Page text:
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On Wednesday, 12 September, six Year 12 Siena Students participated in the St Vincent de Paul Street Retreat program.  The opportunity, open to school students aged sixteen years and over, allows students to shadow the Fitzroy Soup Vans for the evening.  The vans run each night and stop at numerous locations throughout the city, providing warm meals, sandwiches, hot drinks and items such as socks, underwear, personal hygiene products, beanies and blankets to those experiencing homelessness.  

It is both a humbling and eye opening experience to come face to face with people who are in such desperate circumstances.  Through smiles, conversations, laughter and the simple act of sharing food with each other, barriers between our students and these individuals diminished.  Vinnies aims to ensure that, through their services, the dignity of each individual is maintained.  

Siena students benefited greatly from this opportunity, reflected in their testimonies below.  The school program is exceptionally well organised, with students thoroughly briefed before they depart for the evening. We look forward to being more actively involved in this program in 2019.  

Student Reflections:

'On entering the Street Retreat program held by Vinnies, I was unsure of what to expect. I found that we were fully immersed in the evening and felt a greater sense of community hidden amongst the Melbourne CBD, between the students, other volunteers and those currently experiencing homelessness. I found the whole experience inspiring and felt a real generosity between all the people I met during the evening. I learnt from this experience that something as small as a smile has the ability to bring happiness into an individual’s day and to broaden the sense of community in Melbourne. I am definitely keen to take part in more volunteer work like this in the future!'  Melanie Myrtle 

'On reflecting on the opportunity to volunteer with the Vinnie’s soup van, the aspect that struck me the most was the invisibility of homelessness in our society. I have enjoyed walking these same streets with my family and friends and have never realised the sheer numbers in our city who experience homelessness, nor the difference both a nutritious meal and a human connection could make to someone experiencing homelessness. That a simple smile or look in the eye can make a difference in a person’s day and to their feeling of self-worth and dignity.  We learnt about a regular client of the service who took two buses and a tram and then rode his bike to one of the city stops, only to decline any offers of food.  He just wanted the conversation.  He followed the van to each of the other stops to continue the conversation throughout the night. It made me aware how overlooked and ignored people experiencing homelessness often are, and how invisible they must feel.  I met a man who, during his career, had made valuable engineering contributions to Melbourne.  He now experiences homelessness. I also met a woman who had fled domestic violence that night and was experiencing her first night on the street.  She had nothing but the clothes she was wearing.   Volunteering with the Van made me feel so grateful for everything I have and to reaffirm to myself to never take anything for granted as our lives can change in a minute.  I would encourage everyone to participate in this volunteering experience.'  Grace Oliver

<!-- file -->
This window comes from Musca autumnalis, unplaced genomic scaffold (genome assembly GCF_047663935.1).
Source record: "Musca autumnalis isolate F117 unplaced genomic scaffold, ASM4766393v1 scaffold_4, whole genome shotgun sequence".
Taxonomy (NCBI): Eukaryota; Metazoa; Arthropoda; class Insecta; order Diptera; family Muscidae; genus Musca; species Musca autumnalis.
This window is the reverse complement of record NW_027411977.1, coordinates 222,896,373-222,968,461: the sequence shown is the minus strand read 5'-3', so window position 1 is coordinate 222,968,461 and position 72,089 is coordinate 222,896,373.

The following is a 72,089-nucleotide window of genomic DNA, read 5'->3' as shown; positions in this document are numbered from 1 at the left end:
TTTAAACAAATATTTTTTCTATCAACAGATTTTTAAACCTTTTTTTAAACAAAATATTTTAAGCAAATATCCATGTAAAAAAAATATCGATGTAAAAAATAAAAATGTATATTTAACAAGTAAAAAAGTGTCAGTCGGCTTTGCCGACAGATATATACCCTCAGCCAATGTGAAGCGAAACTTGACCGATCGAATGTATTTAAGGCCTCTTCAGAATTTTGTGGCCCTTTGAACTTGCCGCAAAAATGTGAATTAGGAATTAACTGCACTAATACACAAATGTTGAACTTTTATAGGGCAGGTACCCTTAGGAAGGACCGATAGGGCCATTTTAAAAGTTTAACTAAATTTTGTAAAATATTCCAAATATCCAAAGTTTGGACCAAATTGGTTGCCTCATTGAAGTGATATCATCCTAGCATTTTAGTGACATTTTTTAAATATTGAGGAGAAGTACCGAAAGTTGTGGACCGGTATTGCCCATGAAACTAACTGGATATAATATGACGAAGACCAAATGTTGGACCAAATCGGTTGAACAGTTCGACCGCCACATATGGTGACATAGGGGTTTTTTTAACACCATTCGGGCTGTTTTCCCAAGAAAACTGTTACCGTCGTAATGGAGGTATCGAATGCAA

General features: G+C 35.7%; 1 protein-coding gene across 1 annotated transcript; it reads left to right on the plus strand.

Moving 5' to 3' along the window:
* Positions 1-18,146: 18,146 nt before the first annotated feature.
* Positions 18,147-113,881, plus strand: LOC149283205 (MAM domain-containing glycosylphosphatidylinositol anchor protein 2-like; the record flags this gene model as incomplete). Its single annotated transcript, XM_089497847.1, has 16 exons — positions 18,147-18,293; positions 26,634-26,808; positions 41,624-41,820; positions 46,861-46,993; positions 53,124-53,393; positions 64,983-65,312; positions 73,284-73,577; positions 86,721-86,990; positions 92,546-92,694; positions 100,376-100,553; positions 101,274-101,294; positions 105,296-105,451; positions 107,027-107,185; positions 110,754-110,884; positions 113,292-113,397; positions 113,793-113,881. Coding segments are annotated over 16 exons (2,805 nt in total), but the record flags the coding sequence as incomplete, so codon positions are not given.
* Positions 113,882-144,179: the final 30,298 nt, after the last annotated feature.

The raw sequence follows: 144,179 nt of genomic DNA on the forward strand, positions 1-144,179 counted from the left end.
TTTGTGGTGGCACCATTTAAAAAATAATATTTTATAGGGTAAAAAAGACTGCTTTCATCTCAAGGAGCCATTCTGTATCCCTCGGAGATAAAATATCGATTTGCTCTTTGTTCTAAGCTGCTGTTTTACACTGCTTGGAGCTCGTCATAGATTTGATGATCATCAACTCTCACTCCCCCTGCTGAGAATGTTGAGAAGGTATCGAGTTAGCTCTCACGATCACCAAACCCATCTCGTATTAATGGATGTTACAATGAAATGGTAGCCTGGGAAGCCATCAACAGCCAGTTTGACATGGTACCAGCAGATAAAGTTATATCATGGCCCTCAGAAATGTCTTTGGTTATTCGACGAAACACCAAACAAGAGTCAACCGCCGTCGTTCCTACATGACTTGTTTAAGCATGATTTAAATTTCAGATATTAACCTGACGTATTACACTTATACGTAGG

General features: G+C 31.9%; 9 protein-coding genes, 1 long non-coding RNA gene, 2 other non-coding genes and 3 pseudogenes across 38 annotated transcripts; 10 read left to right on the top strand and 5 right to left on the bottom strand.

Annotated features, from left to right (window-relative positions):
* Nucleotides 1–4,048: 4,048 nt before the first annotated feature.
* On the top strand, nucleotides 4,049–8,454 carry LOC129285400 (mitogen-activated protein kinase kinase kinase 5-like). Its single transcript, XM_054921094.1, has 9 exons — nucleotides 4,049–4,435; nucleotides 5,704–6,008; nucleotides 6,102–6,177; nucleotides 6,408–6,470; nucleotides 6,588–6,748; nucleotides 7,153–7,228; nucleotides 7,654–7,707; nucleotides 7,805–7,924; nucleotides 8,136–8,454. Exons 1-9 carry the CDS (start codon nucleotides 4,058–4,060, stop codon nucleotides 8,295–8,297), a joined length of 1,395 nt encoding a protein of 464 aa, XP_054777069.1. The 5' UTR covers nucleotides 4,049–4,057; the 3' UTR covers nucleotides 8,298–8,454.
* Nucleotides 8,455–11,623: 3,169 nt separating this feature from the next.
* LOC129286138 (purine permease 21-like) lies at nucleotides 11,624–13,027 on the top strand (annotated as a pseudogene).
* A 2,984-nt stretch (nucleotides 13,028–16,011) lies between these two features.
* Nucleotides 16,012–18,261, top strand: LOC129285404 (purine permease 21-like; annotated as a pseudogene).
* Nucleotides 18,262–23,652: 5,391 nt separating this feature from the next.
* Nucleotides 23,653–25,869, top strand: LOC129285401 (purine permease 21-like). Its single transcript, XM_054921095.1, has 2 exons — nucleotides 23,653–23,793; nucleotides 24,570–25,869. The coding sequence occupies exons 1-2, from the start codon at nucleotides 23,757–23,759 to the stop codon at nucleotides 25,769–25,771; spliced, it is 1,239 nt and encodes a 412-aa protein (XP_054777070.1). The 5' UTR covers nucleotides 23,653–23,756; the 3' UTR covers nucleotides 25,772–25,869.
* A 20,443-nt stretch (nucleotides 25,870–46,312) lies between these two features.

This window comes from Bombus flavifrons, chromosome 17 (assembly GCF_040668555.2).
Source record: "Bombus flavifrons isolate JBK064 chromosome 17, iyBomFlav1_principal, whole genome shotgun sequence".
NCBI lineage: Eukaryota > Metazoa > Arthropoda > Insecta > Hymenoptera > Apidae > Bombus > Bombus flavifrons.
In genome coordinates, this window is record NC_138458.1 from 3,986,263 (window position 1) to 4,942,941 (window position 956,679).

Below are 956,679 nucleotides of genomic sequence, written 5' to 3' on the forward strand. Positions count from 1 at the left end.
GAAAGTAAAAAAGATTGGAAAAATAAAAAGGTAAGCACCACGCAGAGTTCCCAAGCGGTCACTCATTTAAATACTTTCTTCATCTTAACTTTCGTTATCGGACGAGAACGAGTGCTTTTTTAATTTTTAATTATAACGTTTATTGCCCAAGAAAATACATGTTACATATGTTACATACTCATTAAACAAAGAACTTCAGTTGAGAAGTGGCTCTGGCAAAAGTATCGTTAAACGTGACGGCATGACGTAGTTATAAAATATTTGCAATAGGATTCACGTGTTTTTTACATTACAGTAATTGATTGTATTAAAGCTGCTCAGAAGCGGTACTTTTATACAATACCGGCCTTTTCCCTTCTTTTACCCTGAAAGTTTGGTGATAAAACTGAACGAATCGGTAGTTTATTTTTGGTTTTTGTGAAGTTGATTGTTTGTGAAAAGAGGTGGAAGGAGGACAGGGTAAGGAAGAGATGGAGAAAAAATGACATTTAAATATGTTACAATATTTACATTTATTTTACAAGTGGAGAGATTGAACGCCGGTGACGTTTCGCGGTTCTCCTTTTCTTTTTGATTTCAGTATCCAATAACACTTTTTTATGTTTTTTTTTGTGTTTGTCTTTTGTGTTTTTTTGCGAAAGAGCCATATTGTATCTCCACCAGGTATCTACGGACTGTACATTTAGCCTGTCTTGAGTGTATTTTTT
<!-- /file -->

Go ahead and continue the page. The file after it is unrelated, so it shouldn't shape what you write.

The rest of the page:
'It was surreal to drive around a less crowded Melbourne city with the Soup Van. The stark contrast of visiting the city's icons,  such as Federation Square and the Queen Victoria Market,  during a week night provides a completely different perspective of our society. I continue to reflect on the variety of situations that led to these people needing the support of Vinnies. Some were fleeing domestic violence or had experienced a relationship breakdown, while one man had been coming to the Soup Van for over forty years after being the innocent victim of a coward punch.  The experience working on the Soup Van was a rewarding reminder of life beyond school. The smiles, optimism and gratitude encountered highlights that even when lifes greatest challenges present themselves, we must continue to provide solidarity as the greatest support.'   Madeleine Harriss